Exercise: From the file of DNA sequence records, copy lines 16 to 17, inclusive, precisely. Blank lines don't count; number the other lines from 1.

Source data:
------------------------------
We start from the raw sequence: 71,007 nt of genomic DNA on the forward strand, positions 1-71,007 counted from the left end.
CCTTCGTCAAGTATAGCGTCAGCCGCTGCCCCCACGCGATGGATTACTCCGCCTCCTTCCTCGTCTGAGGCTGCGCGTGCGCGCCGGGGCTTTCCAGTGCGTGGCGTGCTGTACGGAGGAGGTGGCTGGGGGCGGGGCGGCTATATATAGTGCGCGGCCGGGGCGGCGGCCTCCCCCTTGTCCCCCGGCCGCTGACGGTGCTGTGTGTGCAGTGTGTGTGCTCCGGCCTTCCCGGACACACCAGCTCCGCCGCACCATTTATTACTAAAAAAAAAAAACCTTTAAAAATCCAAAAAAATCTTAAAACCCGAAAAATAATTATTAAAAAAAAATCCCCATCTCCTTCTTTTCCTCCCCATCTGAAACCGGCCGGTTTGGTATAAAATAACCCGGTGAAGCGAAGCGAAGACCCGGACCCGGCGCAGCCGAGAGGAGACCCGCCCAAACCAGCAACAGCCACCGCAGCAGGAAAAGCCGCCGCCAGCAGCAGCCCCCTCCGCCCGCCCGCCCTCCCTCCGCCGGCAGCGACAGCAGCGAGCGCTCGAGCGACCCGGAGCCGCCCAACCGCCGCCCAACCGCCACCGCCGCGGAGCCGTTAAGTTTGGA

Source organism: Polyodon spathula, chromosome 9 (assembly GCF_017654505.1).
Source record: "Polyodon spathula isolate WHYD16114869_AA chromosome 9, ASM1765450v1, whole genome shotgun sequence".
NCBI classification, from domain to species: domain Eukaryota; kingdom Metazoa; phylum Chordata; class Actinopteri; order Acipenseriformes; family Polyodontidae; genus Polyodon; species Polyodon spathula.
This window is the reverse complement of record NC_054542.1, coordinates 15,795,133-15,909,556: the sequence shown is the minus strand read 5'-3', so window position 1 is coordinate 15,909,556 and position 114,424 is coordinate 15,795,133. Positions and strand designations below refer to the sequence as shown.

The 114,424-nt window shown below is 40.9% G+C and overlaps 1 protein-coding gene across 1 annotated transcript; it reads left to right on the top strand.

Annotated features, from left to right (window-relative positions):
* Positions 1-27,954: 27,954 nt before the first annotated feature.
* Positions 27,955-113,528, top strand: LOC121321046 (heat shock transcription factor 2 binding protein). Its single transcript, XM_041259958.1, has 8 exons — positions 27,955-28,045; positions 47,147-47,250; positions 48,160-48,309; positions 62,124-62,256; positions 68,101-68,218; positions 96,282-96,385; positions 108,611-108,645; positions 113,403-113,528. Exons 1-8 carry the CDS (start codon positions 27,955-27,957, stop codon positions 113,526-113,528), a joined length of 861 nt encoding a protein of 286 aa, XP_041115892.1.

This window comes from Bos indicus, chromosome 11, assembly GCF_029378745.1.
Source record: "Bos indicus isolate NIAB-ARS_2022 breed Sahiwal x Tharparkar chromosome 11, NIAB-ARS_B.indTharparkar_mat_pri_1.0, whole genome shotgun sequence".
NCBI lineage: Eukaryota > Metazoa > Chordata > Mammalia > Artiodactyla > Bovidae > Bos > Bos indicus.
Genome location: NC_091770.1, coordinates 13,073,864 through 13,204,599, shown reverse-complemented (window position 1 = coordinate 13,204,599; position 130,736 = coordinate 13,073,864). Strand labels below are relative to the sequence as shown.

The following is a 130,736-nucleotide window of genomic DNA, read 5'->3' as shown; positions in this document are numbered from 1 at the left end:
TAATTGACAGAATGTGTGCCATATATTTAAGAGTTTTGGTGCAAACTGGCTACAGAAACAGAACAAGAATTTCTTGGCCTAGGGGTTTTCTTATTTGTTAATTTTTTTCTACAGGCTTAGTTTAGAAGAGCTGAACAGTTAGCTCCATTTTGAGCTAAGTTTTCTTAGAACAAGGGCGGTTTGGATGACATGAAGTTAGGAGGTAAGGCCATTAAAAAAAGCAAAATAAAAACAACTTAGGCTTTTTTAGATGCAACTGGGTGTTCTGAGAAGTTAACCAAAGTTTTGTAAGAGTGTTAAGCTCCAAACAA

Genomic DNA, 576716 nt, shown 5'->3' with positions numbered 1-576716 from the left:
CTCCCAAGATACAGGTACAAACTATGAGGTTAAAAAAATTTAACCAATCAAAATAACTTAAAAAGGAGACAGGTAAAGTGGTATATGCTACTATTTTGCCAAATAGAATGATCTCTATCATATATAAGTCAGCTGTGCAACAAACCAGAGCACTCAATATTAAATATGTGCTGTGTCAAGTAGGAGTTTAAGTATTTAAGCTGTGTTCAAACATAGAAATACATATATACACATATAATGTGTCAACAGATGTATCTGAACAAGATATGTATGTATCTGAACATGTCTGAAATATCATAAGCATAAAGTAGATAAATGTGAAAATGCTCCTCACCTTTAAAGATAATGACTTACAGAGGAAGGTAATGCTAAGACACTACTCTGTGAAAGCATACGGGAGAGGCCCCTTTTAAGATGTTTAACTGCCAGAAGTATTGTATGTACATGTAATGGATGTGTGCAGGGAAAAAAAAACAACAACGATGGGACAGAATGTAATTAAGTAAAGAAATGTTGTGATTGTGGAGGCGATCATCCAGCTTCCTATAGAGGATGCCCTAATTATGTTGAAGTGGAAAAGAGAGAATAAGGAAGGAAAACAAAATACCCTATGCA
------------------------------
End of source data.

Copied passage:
TAATTGACAGAATGTGTGCCATATATTTAAGAGTTTTGGTGCAAACTGGCTACAGAAACAGAACAAGAATTTCTTGGCCTAGGGGTTTTCTTATTTGTTAATTTTTTTCTACAGGCTTAGTTTAGAAGAGCTGAACAGTTAGCTCCATTTTGAGCTAAGTTTTCTTAGAACAAGGGCGGTTTGGATGACATGAAGTTAGGAGGTAAGGCCATTAAAAAAAGCAAAATAAAAACAACTTAGGCTTTTTTAGATGCAACTGGGTGTTCTGAGAAGTTAACCAAAGTTTTGTAAGAGTGTTAAGCTCCAAACAA

Genomic DNA, 576716 nt, shown 5'->3' with positions numbered 1-576716 from the left: